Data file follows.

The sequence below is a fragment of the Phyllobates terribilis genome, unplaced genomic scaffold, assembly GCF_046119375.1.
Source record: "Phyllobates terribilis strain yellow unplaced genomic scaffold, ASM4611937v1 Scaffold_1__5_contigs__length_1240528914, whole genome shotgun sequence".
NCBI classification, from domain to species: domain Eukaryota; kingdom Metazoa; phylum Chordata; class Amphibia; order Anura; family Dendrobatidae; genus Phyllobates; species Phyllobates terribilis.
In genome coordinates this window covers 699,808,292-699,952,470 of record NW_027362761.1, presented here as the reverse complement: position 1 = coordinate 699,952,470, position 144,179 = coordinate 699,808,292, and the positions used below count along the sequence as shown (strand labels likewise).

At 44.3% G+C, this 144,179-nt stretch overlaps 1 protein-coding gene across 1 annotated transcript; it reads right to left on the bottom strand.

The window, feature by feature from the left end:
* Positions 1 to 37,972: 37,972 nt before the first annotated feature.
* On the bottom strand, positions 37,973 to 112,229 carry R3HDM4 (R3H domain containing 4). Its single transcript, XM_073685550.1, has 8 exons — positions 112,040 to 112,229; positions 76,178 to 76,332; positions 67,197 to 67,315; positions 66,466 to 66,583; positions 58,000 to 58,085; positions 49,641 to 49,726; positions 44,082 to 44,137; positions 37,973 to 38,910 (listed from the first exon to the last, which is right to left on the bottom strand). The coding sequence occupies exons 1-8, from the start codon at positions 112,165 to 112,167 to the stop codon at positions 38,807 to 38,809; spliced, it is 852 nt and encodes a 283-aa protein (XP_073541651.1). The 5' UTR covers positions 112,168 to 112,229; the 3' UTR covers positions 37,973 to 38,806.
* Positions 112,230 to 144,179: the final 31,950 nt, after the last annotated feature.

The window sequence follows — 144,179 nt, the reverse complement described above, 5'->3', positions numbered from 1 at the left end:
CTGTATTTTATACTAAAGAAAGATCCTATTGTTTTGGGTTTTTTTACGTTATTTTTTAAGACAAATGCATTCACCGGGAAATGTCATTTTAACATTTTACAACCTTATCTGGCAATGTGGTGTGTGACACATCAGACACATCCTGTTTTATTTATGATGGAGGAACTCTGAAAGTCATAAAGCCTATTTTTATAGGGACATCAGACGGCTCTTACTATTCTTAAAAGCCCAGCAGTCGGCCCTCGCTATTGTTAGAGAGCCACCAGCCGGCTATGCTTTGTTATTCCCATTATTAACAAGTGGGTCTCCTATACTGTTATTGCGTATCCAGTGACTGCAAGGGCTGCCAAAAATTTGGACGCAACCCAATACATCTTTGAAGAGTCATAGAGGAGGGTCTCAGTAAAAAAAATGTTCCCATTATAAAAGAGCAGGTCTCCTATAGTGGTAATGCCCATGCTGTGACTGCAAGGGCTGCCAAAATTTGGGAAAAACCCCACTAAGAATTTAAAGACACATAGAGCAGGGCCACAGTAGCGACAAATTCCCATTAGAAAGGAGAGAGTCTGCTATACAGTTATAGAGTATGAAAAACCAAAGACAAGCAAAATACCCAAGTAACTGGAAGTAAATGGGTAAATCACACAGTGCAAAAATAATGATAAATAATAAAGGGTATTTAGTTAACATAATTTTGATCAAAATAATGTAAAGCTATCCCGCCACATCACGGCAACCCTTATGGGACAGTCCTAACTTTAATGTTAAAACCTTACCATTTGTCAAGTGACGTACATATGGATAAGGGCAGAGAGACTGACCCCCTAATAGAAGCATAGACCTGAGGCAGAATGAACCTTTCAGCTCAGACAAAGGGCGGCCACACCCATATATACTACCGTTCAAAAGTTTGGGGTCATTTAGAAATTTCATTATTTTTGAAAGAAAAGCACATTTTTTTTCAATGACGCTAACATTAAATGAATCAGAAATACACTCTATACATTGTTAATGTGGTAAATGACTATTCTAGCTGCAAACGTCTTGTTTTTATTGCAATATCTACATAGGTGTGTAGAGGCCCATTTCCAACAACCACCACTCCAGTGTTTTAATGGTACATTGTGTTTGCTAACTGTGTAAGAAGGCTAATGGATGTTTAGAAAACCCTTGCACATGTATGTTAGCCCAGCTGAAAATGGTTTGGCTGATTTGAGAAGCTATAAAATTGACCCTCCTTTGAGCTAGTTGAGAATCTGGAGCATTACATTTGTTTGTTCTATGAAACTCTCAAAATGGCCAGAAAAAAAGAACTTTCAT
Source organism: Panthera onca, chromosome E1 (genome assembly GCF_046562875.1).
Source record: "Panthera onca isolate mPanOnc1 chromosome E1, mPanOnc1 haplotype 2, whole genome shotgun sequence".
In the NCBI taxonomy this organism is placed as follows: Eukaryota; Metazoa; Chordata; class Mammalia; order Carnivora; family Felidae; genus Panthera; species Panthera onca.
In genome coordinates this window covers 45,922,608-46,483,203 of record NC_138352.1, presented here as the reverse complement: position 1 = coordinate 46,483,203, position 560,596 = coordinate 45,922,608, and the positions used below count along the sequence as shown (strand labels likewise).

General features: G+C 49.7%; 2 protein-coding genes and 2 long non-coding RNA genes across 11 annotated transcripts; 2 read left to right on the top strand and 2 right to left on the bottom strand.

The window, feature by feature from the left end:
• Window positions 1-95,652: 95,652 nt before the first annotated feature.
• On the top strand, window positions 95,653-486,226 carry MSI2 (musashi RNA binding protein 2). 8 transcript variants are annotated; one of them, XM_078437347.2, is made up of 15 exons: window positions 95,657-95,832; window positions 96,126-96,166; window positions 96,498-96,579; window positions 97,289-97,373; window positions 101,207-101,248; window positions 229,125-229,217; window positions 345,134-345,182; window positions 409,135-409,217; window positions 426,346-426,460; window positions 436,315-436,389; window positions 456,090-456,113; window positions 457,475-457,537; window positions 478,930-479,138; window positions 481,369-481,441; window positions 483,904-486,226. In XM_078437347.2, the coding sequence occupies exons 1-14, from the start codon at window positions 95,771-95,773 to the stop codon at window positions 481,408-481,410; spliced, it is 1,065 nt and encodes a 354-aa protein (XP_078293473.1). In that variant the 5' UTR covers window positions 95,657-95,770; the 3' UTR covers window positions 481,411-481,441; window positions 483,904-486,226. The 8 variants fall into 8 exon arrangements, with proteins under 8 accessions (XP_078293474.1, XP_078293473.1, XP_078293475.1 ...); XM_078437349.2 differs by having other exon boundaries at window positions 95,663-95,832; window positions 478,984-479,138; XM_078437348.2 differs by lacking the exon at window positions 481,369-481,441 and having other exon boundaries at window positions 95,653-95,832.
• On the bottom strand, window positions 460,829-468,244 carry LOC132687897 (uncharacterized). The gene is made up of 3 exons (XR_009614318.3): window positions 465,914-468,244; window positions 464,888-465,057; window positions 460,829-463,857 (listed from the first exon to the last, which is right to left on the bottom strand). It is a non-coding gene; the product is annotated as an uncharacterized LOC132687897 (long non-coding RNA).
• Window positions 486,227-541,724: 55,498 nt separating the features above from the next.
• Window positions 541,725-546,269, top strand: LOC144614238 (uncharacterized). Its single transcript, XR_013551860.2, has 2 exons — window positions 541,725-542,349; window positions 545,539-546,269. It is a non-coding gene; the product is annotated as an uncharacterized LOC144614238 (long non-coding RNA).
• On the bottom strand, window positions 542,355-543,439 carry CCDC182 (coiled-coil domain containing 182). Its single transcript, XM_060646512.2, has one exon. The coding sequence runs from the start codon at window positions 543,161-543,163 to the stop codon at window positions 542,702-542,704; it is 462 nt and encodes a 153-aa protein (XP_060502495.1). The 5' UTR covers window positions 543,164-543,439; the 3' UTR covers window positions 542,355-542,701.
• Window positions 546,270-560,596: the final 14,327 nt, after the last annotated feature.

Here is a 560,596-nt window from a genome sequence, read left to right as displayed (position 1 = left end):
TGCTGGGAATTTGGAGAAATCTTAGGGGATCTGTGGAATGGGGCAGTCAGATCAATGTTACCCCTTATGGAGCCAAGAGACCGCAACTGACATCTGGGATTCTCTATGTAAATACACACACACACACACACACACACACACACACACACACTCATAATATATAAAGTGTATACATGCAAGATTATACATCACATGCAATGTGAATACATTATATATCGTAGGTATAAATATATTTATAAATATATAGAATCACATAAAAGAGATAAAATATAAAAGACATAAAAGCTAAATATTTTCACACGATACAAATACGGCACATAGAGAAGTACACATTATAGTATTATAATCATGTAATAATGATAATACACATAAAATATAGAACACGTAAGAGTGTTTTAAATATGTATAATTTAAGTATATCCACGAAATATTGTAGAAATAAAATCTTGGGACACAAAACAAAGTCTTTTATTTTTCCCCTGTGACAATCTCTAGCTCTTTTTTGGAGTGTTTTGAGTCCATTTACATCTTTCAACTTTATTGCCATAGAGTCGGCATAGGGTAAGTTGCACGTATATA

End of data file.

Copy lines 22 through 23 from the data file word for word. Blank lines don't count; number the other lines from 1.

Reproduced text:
• Window positions 541,725-546,269, top strand: LOC144614238 (uncharacterized). Its single transcript, XR_013551860.2, has 2 exons — window positions 541,725-542,349; window positions 545,539-546,269. It is a non-coding gene; the product is annotated as an uncharacterized LOC144614238 (long non-coding RNA).
• On the bottom strand, window positions 542,355-543,439 carry CCDC182 (coiled-coil domain containing 182). Its single transcript, XM_060646512.2, has one exon. The coding sequence runs from the start codon at window positions 543,161-543,163 to the stop codon at window positions 542,702-542,704; it is 462 nt and encodes a 153-aa protein (XP_060502495.1). The 5' UTR covers window positions 543,164-543,439; the 3' UTR covers window positions 542,355-542,701.